I grew up in the Church and have been blessed to never have the desire to leave. Each stage in my life has offered an opportunity to re-assess this question and re-evaluate my answer to it. The first time I remember a really conscious sense of belonging is when I went away to boarding school when I was 16. I was the only practicing Catholic at the school for the arts where I lived for my junior year of high school. I would walk to Mass each Sunday by myself through what I realize now was a pretty dangerous part of town. The walk was very lonely and often scary, and I would just recite the Hail Mary the entire way. But when I arrived at Mass—what a relief! Though no one knew me, and few reached out to meet me during the entire year, I knew I belonged. I knew this was more home than anything else in the entire state, 3000 miles away from my family. That grace was profound.

Tell us about a woman, past or present, you look up to.

Of course, for me, this woman is my mother. She has lived a life of enduring faith through enormous hardship and trial. She truly loves Jesus, and she is not afraid to live that love fully while in the world.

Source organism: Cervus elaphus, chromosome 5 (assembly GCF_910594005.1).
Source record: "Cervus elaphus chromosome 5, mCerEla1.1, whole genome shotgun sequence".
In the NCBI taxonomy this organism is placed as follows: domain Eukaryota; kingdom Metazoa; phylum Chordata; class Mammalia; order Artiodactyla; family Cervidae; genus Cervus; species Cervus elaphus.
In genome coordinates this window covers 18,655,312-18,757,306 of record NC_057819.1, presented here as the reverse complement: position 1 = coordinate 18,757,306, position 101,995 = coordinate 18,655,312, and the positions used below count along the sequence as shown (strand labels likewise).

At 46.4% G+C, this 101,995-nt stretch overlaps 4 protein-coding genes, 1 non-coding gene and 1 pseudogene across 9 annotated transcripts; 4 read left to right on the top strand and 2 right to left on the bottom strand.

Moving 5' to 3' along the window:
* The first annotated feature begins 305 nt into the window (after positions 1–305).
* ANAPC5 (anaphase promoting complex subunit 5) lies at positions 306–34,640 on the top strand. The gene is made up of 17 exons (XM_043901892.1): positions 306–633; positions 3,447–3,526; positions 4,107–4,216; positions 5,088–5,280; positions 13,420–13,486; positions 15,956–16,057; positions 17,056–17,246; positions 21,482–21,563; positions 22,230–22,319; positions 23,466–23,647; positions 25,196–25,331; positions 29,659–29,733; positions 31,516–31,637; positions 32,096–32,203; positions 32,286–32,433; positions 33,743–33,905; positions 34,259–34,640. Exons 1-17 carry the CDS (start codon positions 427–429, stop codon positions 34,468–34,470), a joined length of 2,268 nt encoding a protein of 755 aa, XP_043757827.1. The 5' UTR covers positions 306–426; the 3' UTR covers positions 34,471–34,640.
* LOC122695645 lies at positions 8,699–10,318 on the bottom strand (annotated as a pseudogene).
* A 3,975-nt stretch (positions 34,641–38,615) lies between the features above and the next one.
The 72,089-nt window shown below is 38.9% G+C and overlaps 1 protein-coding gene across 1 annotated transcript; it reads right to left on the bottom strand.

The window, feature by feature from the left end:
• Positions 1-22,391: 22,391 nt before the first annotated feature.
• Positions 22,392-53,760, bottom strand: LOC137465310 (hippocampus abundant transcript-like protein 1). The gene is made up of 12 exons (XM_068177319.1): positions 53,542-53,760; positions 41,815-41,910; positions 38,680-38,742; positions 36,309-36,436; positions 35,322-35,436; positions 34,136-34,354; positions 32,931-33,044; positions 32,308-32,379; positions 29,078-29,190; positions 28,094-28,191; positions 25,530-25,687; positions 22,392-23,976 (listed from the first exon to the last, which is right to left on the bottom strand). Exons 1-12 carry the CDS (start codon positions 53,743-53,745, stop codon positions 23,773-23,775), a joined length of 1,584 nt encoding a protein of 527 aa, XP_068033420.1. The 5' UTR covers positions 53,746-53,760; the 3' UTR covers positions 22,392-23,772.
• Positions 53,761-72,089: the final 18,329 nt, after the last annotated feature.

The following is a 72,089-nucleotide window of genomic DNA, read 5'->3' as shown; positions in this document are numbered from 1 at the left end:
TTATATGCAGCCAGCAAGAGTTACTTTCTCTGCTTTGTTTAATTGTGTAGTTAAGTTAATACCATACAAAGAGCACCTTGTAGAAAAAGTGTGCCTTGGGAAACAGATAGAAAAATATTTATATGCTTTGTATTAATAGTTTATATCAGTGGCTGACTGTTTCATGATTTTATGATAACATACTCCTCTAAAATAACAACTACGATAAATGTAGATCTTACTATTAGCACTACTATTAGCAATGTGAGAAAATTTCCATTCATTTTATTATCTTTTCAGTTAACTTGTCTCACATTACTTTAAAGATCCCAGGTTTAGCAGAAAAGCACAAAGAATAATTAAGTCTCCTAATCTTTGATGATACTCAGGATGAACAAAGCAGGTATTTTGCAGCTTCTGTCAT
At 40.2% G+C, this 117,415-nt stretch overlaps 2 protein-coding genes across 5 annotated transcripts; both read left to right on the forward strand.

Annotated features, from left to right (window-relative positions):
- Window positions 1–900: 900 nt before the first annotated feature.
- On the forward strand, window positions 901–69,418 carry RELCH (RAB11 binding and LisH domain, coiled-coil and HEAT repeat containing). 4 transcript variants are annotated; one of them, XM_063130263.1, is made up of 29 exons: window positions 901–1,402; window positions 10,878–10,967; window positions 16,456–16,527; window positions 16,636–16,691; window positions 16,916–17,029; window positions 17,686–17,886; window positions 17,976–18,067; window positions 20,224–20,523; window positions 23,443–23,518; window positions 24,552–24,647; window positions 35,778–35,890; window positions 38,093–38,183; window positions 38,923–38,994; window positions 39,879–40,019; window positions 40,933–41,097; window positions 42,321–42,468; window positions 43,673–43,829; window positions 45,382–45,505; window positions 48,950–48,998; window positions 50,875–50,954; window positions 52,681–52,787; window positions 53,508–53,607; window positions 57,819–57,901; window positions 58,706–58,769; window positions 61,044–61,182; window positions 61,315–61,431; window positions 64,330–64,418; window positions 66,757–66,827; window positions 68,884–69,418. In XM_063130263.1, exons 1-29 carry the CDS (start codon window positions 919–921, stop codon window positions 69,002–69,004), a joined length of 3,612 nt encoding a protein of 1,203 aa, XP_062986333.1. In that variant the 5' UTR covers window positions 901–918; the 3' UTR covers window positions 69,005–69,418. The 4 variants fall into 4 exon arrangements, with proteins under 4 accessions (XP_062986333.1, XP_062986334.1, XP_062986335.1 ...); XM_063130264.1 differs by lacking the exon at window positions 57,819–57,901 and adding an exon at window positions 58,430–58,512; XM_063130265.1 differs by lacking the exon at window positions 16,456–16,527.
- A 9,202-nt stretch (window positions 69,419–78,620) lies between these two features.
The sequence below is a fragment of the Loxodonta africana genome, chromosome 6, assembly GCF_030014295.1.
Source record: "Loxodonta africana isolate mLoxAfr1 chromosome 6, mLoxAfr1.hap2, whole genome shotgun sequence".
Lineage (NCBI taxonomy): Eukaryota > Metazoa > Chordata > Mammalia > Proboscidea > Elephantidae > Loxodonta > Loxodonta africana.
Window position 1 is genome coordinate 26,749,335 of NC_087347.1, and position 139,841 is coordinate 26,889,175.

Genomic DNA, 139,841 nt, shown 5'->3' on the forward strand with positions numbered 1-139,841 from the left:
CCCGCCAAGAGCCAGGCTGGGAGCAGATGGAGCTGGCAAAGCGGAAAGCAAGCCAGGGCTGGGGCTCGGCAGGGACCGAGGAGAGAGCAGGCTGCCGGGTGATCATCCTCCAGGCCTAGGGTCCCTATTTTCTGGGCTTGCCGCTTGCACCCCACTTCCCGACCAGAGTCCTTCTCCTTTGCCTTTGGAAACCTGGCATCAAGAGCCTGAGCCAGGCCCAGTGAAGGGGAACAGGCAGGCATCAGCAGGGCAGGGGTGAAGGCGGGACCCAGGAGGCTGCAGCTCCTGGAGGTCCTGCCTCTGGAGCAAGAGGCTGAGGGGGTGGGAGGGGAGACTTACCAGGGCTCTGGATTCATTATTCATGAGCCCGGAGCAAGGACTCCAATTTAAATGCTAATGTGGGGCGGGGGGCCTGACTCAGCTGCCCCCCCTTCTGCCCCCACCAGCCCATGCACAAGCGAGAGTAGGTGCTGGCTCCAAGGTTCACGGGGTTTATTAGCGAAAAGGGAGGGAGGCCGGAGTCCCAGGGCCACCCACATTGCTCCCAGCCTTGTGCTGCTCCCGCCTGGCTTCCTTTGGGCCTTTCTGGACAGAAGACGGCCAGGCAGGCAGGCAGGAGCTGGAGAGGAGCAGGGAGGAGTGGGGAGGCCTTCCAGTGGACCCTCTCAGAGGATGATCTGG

Favorite literary character. Go! 

This is too difficult for me! I tend to identify more with the writers of texts than with the characters they create because the real person behind the text is infinitely more complex and intricately wrought than the character, no matter how adept they may be at creating characters. But if I must choose one of those, I’ll say right now that it’s Margery Kempe, a medieval woman who wrote an autobiography and spiritual treatise in the 15th century. She too, was a working mother who sought to know Christ and do His will.